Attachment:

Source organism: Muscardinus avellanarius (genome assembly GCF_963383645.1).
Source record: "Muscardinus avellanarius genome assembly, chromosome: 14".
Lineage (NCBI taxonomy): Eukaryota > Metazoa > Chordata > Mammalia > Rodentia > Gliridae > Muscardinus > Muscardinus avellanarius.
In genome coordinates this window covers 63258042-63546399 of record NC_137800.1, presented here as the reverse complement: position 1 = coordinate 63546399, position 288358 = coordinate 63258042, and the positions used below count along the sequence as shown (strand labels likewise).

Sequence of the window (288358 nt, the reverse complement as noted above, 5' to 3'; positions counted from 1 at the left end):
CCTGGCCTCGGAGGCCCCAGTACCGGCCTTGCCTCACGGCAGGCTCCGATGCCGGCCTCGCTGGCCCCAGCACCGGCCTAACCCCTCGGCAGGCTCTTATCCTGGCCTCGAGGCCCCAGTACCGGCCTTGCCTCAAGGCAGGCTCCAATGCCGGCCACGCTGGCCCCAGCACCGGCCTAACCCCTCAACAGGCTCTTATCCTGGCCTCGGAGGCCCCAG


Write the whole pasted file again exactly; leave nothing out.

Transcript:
Source organism: Muscardinus avellanarius (genome assembly GCF_963383645.1).
Source record: "Muscardinus avellanarius genome assembly, chromosome: 14".
Lineage (NCBI taxonomy): Eukaryota > Metazoa > Chordata > Mammalia > Rodentia > Gliridae > Muscardinus > Muscardinus avellanarius.
In genome coordinates this window covers 63258042-63546399 of record NC_137800.1, presented here as the reverse complement: position 1 = coordinate 63546399, position 288358 = coordinate 63258042, and the positions used below count along the sequence as shown (strand labels likewise).

Sequence of the window (288358 nt, the reverse complement as noted above, 5' to 3'; positions counted from 1 at the left end):
CCTGGCCTCGGAGGCCCCAGTACCGGCCTTGCCTCACGGCAGGCTCCGATGCCGGCCTCGCTGGCCCCAGCACCGGCCTAACCCCTCGGCAGGCTCTTATCCTGGCCTCGAGGCCCCAGTACCGGCCTTGCCTCAAGGCAGGCTCCAATGCCGGCCACGCTGGCCCCAGCACCGGCCTAACCCCTCAACAGGCTCTTATCCTGGCCTCGGAGGCCCCAG